Information transparency is frequently heralded as a positive regime feature. However, does information transparency produce negative side effects such as increased terrorist activity? We theorize that freer transmission of information creates opportunities for radical dissidents to employ political violence to draw attention to their agendas. We build a theoretical argument connecting external (international) transparency to increases in transnational terrorism, and internal (domestic) transparency to increases in domestic terrorism. We find empirical support for our theory by analyzing the effects of measures of transparency on counts of terrorist attacks in as many as 144 countries for time periods as long as 1970 to 2006.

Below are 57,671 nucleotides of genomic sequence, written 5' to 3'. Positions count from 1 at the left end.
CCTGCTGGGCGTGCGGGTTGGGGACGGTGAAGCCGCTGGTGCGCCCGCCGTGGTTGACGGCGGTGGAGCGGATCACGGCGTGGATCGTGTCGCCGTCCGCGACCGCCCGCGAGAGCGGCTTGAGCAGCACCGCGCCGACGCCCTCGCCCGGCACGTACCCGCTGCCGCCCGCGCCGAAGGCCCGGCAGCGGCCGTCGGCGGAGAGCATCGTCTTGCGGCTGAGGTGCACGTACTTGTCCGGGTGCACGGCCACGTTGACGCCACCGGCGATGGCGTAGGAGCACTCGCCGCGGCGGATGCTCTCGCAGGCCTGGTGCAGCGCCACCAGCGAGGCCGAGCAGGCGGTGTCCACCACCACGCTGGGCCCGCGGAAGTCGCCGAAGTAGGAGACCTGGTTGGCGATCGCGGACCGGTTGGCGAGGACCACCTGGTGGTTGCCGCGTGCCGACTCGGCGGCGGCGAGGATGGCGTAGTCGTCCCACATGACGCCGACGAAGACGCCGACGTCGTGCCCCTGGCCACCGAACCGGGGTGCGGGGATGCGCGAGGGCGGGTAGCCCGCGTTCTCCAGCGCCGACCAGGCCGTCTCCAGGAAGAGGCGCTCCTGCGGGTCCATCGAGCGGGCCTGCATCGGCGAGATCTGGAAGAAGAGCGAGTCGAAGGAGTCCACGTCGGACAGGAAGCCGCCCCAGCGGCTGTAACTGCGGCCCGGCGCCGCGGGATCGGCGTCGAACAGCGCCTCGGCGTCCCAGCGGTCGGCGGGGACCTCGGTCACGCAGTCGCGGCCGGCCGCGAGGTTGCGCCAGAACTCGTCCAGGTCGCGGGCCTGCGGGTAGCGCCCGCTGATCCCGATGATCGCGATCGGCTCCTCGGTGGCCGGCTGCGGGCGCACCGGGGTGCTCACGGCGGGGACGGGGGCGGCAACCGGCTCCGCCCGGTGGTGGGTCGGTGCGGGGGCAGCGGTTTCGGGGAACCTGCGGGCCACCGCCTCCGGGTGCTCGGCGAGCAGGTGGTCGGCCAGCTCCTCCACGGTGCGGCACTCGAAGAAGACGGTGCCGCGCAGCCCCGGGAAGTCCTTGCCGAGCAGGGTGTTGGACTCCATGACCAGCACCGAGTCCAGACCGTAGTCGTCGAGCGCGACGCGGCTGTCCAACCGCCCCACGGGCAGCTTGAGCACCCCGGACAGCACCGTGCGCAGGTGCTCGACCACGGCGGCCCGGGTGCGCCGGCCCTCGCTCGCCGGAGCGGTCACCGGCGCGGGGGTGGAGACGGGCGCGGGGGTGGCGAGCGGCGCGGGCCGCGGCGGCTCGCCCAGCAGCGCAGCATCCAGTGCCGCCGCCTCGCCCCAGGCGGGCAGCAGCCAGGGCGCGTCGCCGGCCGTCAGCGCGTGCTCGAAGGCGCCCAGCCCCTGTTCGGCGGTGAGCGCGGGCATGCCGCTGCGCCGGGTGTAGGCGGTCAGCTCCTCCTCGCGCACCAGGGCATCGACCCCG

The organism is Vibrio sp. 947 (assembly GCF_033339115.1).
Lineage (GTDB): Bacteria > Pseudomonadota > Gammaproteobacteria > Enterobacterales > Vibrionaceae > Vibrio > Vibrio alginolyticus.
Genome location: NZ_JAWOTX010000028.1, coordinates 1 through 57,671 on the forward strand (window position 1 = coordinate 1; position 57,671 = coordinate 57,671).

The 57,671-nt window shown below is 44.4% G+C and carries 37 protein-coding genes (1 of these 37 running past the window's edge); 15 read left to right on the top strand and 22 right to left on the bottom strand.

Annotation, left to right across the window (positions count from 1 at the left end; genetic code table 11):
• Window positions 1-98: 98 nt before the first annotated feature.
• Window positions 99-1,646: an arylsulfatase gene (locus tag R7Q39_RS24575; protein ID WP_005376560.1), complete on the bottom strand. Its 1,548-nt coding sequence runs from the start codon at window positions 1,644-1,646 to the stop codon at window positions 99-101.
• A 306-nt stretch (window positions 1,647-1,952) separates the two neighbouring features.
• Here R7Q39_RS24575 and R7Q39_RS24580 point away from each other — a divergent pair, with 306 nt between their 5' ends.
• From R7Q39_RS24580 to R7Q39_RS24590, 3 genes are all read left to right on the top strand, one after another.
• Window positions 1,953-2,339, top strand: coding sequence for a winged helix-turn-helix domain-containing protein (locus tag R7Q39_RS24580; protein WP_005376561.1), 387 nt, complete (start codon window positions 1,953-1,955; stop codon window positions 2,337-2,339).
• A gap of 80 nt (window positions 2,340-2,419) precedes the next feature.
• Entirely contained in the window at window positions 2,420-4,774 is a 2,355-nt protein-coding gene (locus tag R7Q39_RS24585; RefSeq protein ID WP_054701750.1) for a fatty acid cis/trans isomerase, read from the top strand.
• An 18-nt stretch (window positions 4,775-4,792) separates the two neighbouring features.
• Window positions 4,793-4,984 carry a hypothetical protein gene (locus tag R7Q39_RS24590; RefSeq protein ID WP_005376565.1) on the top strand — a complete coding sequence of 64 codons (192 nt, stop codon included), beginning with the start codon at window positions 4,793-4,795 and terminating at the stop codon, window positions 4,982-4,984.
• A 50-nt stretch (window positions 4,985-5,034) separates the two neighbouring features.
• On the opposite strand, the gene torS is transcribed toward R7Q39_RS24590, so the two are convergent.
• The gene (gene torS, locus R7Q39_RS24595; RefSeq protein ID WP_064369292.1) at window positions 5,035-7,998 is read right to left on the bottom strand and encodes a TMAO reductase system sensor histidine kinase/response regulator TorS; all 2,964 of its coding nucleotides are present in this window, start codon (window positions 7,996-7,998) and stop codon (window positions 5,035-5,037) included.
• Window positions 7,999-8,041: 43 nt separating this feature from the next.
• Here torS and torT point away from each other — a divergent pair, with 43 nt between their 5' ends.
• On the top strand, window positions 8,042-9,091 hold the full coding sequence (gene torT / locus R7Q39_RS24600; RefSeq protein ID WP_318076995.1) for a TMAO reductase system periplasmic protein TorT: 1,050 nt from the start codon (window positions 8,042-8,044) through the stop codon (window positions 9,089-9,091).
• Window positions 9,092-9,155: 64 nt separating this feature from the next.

Bell, Sam R., K. Chad Clay, Amanda Murdie and James A. Piazza. 2014. "Opening Yourself Up: The Role of External and Internal Transparency in Terrorism Attacks." Political Research Quarterly 67 (September): 603-614. https://www.jstor.org/stable/24371895?seq=1#page_scan_tab_contents